30-1 Spring Issue
Entertaining the Bakersfield Way
A potato-beef casserole, eaten in Greece and Bulgaria.
Written by Bakersfield Magazine
Name: Nelson Varon
Birthplace: Manhattan, NYC
Title: Musician; Author; Owner, Kern Piano Mall
How he got started: After graduating high school in 1945 and trying his hand in a few vocations (including engineering, education, and sales), Varon realized that the only constant in his life was music. More specifically, playing music. His skills on the piano and organ soon landed him a position traveling the country with his own band, aptly called Nelson Varon and His Orchestra, during the mid-1950s, playing beside vaudeville acts, other musicians, and circus performers.
Career highlights: For a guy like Varon, who has written 12 musical instruction books (including the arrangements), developed a universally-recognized method for learning music (the Play Now Method), and started and later sold a music magazine, there are quite a few highlights. Mainly, that he was one of a select few organists to have the chance to play at the Picadilly Hotel in Manhattan and, here’s the “kicker,” Radio City Music Hall in its heyday.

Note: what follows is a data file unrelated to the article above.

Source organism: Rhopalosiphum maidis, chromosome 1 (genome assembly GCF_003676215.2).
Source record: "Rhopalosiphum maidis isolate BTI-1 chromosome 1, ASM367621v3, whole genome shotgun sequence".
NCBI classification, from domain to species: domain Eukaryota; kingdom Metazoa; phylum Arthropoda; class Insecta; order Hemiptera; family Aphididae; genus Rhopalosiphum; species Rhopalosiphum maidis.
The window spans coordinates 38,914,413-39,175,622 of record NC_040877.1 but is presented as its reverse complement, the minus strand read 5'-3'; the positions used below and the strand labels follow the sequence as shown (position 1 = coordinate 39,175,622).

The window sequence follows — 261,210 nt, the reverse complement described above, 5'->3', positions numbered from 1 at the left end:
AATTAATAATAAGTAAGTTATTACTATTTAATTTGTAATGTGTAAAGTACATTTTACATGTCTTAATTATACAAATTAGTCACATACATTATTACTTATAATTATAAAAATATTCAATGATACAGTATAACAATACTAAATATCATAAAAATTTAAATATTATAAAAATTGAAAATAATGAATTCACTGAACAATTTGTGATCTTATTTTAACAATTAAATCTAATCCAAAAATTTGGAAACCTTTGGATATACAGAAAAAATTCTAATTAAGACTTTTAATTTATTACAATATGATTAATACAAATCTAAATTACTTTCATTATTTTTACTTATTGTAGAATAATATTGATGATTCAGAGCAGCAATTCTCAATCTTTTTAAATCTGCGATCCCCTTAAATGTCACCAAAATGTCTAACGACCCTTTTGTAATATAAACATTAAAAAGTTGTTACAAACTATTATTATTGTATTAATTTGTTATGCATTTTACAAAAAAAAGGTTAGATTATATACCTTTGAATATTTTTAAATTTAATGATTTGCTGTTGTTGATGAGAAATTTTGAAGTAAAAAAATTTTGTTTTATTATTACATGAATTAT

His heroes: While there’s no one in particular that Varon views as an industry hero, he does get satisfaction from being in the same business, and playing on the same stage, as greats like Glenn Miller, Tommy Dorsey, and Benny Goodman during his time as an organist in New York City.
His favorite part of the industry: Varon was playing on stages during the height of organ and big band music, which afforded him the chance to play alongside the likes of Ginger Rogers. Not to mention, this was a time when audiences were looking for entertainment and really wanted to see a good show. The challenge of coordinating the organ music during a show kept him busy and the star sightings (including Richard Burton in the bar of the Picadilly), kept him enraptured.
What he’d still like to accomplish: Varon wants to expand his current store, Kern Piano Mall, and start teaching lessons again for his patrons. For a guy who played in Art Mooney’s Big Band and knew Lil’ Jack Little and comedian Chuck McCann, that’s saying something.
Article appeared in our 29-1 Issue - April 2012